• Source
    • "Although this approach has been tremendously successful for scientific applications based on discretized PDEs, it is not well-suited for graph-based, data-intensive applications [1]. To address these issues, we have developed an approach for portably expressing high-performance graph algorithms based on fine-grained generalized active messages, as provided by the Active Pebbles programming model [5]. "
    [Show abstract] [Hide abstract]
    ABSTRACT: Recently, graph computation has emerged as an important class of high-performance computing application whose characteristics differ markedly from those of traditional, compute-bound, kernels. Libraries such as BLAS, LAPACK, and others have been successful in codifying best practices in numerical computing. The data-driven nature of graph applications necessitates a more complex application stack incorporating runtime optimization. In this paper, we present a method of phrasing graph algorithms as collections of asynchronous, concurrently executing, concise code fragments which may be invoked both locally and in remote address spaces. A runtime layer performs a number of dynamic optimizations, including message coalescing, message combining, and software routing. Practical implementations and performance results are provided for a number of representative algorithms.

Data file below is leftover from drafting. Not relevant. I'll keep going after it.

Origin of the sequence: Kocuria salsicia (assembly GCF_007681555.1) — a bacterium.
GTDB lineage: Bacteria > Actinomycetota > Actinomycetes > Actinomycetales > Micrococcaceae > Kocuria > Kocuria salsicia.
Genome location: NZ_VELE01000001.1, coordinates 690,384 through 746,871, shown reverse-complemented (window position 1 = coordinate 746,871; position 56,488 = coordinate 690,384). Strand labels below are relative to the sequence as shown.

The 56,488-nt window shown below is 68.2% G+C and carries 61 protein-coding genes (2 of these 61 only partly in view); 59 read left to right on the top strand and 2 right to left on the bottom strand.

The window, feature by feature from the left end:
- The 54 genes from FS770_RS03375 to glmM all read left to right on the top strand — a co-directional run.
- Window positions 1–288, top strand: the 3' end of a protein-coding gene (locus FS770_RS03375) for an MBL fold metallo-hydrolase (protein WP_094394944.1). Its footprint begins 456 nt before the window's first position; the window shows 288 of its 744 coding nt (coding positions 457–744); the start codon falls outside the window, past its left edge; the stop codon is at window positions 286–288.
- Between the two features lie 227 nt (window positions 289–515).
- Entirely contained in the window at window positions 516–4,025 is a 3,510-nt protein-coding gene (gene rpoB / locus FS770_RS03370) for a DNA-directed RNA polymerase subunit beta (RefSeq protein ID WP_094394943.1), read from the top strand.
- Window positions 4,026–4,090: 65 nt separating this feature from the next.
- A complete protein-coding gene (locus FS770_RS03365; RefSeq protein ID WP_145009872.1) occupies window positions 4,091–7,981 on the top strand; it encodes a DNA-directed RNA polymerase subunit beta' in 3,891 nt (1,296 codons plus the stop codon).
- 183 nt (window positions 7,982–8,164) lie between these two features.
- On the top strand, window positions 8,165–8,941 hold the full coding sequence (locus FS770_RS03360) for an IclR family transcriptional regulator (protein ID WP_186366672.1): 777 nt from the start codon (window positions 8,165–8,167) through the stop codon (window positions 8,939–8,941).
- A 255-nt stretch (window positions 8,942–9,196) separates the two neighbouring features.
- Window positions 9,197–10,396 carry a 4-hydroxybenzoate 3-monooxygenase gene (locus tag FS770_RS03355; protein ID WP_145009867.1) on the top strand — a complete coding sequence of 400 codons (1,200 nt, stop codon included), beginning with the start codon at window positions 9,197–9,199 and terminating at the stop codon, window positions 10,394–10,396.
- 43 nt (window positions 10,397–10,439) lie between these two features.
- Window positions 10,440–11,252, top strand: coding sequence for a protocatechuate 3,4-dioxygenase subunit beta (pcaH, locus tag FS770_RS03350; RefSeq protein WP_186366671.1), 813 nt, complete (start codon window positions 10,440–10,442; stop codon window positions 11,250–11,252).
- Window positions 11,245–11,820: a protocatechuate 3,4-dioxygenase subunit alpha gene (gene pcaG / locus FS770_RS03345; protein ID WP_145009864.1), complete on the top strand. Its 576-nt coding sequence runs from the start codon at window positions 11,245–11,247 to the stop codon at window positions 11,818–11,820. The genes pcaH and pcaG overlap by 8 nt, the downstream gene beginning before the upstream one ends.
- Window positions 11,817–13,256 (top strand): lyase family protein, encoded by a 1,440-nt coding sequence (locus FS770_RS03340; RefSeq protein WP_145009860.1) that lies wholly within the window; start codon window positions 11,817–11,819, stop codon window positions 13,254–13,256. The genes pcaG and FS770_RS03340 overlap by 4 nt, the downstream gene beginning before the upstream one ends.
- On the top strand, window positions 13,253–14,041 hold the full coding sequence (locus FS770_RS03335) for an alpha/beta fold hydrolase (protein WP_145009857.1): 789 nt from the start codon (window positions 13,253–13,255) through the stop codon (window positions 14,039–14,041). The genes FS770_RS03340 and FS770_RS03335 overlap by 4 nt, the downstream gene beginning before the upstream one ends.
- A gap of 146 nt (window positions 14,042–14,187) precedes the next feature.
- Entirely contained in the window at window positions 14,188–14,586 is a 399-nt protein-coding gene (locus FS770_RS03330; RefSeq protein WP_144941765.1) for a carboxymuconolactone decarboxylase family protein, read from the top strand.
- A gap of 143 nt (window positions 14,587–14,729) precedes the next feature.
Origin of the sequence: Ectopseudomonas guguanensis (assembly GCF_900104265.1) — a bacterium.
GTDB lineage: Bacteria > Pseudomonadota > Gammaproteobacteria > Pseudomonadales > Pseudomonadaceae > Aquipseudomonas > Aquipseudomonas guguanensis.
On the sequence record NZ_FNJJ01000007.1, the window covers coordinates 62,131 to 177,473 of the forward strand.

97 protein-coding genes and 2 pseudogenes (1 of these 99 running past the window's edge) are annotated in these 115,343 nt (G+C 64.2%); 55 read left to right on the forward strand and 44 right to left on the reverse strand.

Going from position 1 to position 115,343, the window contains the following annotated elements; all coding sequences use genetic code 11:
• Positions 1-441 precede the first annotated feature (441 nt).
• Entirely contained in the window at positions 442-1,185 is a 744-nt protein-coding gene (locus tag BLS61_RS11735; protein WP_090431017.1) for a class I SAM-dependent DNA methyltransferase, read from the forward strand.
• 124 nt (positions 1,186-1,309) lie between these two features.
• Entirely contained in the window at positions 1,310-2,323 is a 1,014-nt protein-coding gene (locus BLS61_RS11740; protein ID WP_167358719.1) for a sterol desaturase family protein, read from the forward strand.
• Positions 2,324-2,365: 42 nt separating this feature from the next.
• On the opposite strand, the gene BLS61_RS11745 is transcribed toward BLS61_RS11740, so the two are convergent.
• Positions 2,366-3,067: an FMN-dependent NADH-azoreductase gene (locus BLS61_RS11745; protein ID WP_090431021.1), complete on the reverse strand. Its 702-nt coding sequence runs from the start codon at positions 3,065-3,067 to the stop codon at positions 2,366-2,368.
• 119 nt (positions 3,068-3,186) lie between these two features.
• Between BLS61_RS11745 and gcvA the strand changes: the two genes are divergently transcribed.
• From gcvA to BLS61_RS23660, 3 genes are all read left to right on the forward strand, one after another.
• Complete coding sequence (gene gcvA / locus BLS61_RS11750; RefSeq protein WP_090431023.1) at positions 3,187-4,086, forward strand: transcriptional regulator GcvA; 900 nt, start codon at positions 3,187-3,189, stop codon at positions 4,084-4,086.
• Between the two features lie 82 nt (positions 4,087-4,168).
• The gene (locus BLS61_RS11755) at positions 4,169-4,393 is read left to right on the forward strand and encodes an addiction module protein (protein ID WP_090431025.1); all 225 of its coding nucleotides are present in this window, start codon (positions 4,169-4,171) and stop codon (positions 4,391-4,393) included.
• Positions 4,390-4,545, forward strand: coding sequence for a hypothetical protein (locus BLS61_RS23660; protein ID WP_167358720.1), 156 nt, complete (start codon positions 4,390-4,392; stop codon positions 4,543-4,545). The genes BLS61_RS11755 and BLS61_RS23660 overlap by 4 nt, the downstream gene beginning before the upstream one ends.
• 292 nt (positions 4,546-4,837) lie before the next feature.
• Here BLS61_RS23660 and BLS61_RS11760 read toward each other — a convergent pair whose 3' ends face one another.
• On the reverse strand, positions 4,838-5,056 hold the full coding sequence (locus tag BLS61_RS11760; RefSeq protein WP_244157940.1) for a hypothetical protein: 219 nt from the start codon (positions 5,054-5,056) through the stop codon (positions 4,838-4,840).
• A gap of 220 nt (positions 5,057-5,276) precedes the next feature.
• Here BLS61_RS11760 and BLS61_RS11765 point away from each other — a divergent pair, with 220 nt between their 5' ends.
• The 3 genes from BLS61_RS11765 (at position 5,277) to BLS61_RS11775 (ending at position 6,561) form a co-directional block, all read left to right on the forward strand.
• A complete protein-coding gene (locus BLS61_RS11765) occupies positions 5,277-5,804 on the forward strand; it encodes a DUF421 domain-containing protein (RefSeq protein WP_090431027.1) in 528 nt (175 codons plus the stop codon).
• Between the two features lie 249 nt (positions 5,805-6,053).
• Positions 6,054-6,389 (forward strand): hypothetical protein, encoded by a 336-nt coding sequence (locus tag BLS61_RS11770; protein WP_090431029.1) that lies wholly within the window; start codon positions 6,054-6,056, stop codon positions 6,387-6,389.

Full-text · Conference Paper · Feb 2013
  • Source
    • "Avalanche is built on top of the Active Pebbles programming and execution model [50], and uses the AM++ implementation of that model [49] as its underlying infrastructure. The version of AM++ used in this work uses the Message Passing Interface (MPI) standard [34] as its underlying communication mechanism, although it could be re-targeted to a lower-level message passing mechanism such as InfiniBand Verbs. "
    [Show abstract] [Hide abstract]
    ABSTRACT: Flow graph models have recently become increasingly popular as a way to express parallel computations. However, most of these models either require specialized languages and compilers or are library-based solutions requiring coarse-grained applications to achieve acceptable performance. Yet, graph algorithms and other irregular applications are increasingly important to modern high-performance computing, and these applications are not amenable to coarsening without complicating algorithm structure. One effective existing approach for these applications relies on active messages;. However, the separation of control flow between the main program and active message handlers introduces programming difficulties. To ameliorate this problem, we present Avalanche, a flow graph model for fine-grained applications that automatically generates active-message handlers. Avalanche is built as a C++ library on top of our previously-developed Active Pebbles model; a set of combinators builds graphs at compile-time, allowing several optimizations to be applied by the library and a standard C++ compiler. In particular, consecutive flow graph nodes can be fused; experimental results show that flow graphs built from small components can still efficiently operate on fine-grained data.
    Full-text · Article · Jan 2012
Show more